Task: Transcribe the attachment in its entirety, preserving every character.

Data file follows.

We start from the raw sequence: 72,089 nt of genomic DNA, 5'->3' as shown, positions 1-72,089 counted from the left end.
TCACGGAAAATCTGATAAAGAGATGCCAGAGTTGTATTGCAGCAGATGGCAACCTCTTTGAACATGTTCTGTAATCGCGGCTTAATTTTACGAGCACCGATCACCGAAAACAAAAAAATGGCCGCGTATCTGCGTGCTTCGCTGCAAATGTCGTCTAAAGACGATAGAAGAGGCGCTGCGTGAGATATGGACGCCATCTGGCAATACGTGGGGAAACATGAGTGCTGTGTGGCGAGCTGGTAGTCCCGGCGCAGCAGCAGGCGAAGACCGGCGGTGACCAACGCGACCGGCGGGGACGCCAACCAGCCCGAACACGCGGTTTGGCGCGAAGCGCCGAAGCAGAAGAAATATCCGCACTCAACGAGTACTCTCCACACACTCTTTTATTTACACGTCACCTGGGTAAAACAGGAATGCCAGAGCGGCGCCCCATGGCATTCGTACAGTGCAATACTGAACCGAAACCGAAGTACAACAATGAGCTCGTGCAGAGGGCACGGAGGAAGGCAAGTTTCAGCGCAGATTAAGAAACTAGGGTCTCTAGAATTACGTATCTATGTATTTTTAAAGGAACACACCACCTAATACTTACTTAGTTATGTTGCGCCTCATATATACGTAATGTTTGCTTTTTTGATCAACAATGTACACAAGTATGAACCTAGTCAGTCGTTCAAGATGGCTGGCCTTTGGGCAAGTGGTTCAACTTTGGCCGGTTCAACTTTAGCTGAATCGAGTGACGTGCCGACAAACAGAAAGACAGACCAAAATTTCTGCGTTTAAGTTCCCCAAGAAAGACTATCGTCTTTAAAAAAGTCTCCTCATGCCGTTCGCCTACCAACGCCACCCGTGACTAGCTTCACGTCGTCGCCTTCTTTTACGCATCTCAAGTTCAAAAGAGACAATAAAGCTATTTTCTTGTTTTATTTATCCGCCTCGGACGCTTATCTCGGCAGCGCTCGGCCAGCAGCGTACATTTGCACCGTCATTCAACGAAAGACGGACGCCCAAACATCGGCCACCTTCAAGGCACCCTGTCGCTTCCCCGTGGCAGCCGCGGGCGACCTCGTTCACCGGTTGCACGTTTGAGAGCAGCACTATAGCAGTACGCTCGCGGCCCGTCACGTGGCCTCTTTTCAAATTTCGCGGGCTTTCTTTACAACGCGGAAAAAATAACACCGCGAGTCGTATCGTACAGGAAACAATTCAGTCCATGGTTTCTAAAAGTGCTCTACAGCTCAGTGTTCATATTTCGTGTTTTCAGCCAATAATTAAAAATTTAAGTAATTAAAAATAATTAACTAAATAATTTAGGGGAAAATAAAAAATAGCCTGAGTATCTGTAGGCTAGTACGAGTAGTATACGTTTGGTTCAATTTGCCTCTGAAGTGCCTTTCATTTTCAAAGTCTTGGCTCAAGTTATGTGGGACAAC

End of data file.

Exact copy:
We start from the raw sequence: 72,089 nt of genomic DNA, 5'->3' as shown, positions 1-72,089 counted from the left end.
TCACGGAAAATCTGATAAAGAGATGCCAGAGTTGTATTGCAGCAGATGGCAACCTCTTTGAACATGTTCTGTAATCGCGGCTTAATTTTACGAGCACCGATCACCGAAAACAAAAAAATGGCCGCGTATCTGCGTGCTTCGCTGCAAATGTCGTCTAAAGACGATAGAAGAGGCGCTGCGTGAGATATGGACGCCATCTGGCAATACGTGGGGAAACATGAGTGCTGTGTGGCGAGCTGGTAGTCCCGGCGCAGCAGCAGGCGAAGACCGGCGGTGACCAACGCGACCGGCGGGGACGCCAACCAGCCCGAACACGCGGTTTGGCGCGAAGCGCCGAAGCAGAAGAAATATCCGCACTCAACGAGTACTCTCCACACACTCTTTTATTTACACGTCACCTGGGTAAAACAGGAATGCCAGAGCGGCGCCCCATGGCATTCGTACAGTGCAATACTGAACCGAAACCGAAGTACAACAATGAGCTCGTGCAGAGGGCACGGAGGAAGGCAAGTTTCAGCGCAGATTAAGAAACTAGGGTCTCTAGAATTACGTATCTATGTATTTTTAAAGGAACACACCACCTAATACTTACTTAGTTATGTTGCGCCTCATATATACGTAATGTTTGCTTTTTTGATCAACAATGTACACAAGTATGAACCTAGTCAGTCGTTCAAGATGGCTGGCCTTTGGGCAAGTGGTTCAACTTTGGCCGGTTCAACTTTAGCTGAATCGAGTGACGTGCCGACAAACAGAAAGACAGACCAAAATTTCTGCGTTTAAGTTCCCCAAGAAAGACTATCGTCTTTAAAAAAGTCTCCTCATGCCGTTCGCCTACCAACGCCACCCGTGACTAGCTTCACGTCGTCGCCTTCTTTTACGCATCTCAAGTTCAAAAGAGACAATAAAGCTATTTTCTTGTTTTATTTATCCGCCTCGGACGCTTATCTCGGCAGCGCTCGGCCAGCAGCGTACATTTGCACCGTCATTCAACGAAAGACGGACGCCCAAACATCGGCCACCTTCAAGGCACCCTGTCGCTTCCCCGTGGCAGCCGCGGGCGACCTCGTTCACCGGTTGCACGTTTGAGAGCAGCACTATAGCAGTACGCTCGCGGCCCGTCACGTGGCCTCTTTTCAAATTTCGCGGGCTTTCTTTACAACGCGGAAAAAATAACACCGCGAGTCGTATCGTACAGGAAACAATTCAGTCCATGGTTTCTAAAAGTGCTCTACAGCTCAGTGTTCATATTTCGTGTTTTCAGCCAATAATTAAAAATTTAAGTAATTAAAAATAATTAACTAAATAATTTAGGGGAAAATAAAAAATAGCCTGAGTATCTGTAGGCTAGTACGAGTAGTATACGTTTGGTTCAATTTGCCTCTGAAGTGCCTTTCATTTTCAAAGTCTTGGCTCAAGTTATGTGGGACAAC